Among the possible candidates to become Donald Trump’s secretary of state is a man who shares a bond with Catalonia: Dana Rohrabacher. He is a veteran Californian congressman and ally in Washington of pro-Catalan independence politicians. Over the course of this year, he has held several meetings with representatives from the Catalan regional government, the most recent of which took place in September. The interlocutor was the Catalan foreign affairs chief, Raül Romeva.
Rohrabacher’s office has neither confirmed nor denied that Trump is taking him into consideration for the secretary of state role, and compared to the possible competition, he has an outsider profile when it comes to international relations. Despite Republican consensus against Vladimir Putin, Rohrabacher has praised the Russian president. In that sense he is close to Trump, who has done nothing to hide his good relationship with Russia.
“Kremlin finds a defender in Congress,” wrote The New York Times in March 2014, when Russia was mired in conflict after the annexation of Crimea. Rohrabacher is a rare example of someone who is in favor of Russian expansion in Ukraine. He met Putin in the mid-1990s and, like Trump, would prefer a closer relationship between Moscow and Washington.
Rohrabacher, who is a lover of surfing and is married to a woman from the Basque Country, has been in the Capitol for more than 25 years. His fondness for the independence movement started in September 2015, three weeks before the Catalan elections, which were cast as a plebiscite on pro-independence by regional parties.
The congressman later held a meeting with the then-foreign affairs secretary, Roger Albinyana. He and two other members of Congress subsequently announced their public support for the Catalans’ right to decide their future. They compared the situation in the region to the origins of the United States, which was under the rule of the British government when it opted for independence. This statement astonished the Spanish embassy in Washington.
“For many years he has been conscious of all the pro-independence movements,” a Rorhabacher consultant told EL PAÍS, adding that he supported the “principle” of autonomy and independence despite not being involved in the Catalan process.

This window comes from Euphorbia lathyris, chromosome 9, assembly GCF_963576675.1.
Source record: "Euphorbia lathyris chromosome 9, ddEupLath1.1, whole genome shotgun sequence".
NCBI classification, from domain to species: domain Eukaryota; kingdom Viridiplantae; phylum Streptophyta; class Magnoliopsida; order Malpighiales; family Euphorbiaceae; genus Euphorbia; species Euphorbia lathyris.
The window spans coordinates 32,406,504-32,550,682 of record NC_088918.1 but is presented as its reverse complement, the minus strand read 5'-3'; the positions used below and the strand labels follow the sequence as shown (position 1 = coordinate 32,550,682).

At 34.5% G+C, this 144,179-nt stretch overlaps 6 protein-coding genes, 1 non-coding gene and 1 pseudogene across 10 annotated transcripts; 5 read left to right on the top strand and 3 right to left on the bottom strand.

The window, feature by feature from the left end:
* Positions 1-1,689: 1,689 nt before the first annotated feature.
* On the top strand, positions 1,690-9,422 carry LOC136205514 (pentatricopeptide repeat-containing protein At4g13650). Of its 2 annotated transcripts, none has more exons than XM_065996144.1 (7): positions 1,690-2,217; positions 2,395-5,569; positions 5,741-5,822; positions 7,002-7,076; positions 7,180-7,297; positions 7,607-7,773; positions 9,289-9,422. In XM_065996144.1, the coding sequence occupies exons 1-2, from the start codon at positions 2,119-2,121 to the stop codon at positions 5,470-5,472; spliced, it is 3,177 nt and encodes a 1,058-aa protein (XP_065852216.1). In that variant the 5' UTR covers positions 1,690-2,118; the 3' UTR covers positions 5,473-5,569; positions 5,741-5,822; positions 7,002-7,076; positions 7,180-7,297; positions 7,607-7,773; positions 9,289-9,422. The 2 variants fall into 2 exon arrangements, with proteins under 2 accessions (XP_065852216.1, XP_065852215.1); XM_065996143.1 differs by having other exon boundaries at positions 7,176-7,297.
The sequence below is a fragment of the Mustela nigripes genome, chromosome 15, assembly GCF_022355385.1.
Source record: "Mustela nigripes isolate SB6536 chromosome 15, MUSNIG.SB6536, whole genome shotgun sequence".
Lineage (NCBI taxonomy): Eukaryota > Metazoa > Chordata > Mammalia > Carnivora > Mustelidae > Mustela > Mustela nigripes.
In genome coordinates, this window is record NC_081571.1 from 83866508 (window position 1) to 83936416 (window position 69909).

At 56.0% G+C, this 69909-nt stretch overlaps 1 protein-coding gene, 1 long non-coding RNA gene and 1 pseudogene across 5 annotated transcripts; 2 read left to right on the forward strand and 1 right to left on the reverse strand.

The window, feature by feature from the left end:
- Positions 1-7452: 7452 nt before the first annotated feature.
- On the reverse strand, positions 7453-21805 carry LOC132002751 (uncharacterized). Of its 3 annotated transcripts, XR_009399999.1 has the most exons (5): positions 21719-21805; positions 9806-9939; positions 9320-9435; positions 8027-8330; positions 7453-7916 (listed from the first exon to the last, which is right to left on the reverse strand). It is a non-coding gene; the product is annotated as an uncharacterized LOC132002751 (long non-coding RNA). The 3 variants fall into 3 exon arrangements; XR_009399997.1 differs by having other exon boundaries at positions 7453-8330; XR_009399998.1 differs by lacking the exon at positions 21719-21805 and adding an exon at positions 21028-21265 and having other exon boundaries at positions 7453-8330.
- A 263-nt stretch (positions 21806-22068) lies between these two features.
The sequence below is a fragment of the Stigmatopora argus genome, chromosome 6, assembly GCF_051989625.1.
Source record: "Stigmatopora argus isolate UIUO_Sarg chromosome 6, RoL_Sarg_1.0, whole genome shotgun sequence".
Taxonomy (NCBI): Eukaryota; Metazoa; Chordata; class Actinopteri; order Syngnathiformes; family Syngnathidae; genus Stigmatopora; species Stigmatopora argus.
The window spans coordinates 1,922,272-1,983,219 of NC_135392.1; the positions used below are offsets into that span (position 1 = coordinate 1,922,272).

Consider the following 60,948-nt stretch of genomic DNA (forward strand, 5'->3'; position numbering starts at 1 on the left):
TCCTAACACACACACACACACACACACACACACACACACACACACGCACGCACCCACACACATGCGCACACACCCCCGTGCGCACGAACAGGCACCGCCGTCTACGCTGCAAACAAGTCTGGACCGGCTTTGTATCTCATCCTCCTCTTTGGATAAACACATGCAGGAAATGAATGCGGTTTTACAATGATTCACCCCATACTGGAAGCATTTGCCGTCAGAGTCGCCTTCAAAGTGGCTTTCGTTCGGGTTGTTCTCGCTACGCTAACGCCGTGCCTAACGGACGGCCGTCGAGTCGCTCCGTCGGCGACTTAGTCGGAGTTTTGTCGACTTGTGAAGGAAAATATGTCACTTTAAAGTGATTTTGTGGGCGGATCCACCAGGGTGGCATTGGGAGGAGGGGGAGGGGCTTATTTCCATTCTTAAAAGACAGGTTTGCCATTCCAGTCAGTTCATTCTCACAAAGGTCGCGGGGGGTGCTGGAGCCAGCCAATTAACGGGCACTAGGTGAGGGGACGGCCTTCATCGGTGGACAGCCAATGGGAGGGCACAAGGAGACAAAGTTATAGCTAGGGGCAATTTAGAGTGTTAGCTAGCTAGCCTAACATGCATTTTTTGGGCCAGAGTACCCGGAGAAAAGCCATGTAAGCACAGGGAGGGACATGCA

The politician comes from the ex-president Ronald Reagan’s orbit. He is an expert on Russia and Afghanistan, and is in favor of strict policies to combat immigration, as is the president elect. Rohrabacher, 69, also chairs the United States House Foreign Affairs Subcommittee on Europe, Eurasia and Emerging Threats.
Rohrabacher’s fondness for the independence movement started in September 2015
His support for the principle of self-determination is not just limited to Catalonia or Crimea. In 2012, he tabled a bill in the House of Representatives in favor of the recognition of this right for Balochistan, a region in the south of Pakistan. In an article in The Washington Post, he justified his stance based on the “horrific violations of human rights” committed by Pakistani security forces in the region, and its treatment as “a colonial possession.”
Rohrabacher’s office is decorated with photos of Afghanistan, after in 1988 he spent several weeks in the country fighting alongside a unit of mujahedin. At the time the US was supplying military material to be used in the fight against the Afghan army, which was supported by the Soviet Union. According to a feature article published in Mother Jones in 2010, he joined up with a “rebel infantry unit whose mission included laying siege to a Soviet position.”
English version by Clàudia Bell and Marta Clapés
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The texts will be prepared by journalism students at the Pomepeu Fabra University (UPF), who will be adapting content from Catalan current affairs every week, adding extra information and explanation to these stories so that they can be understood in a global context.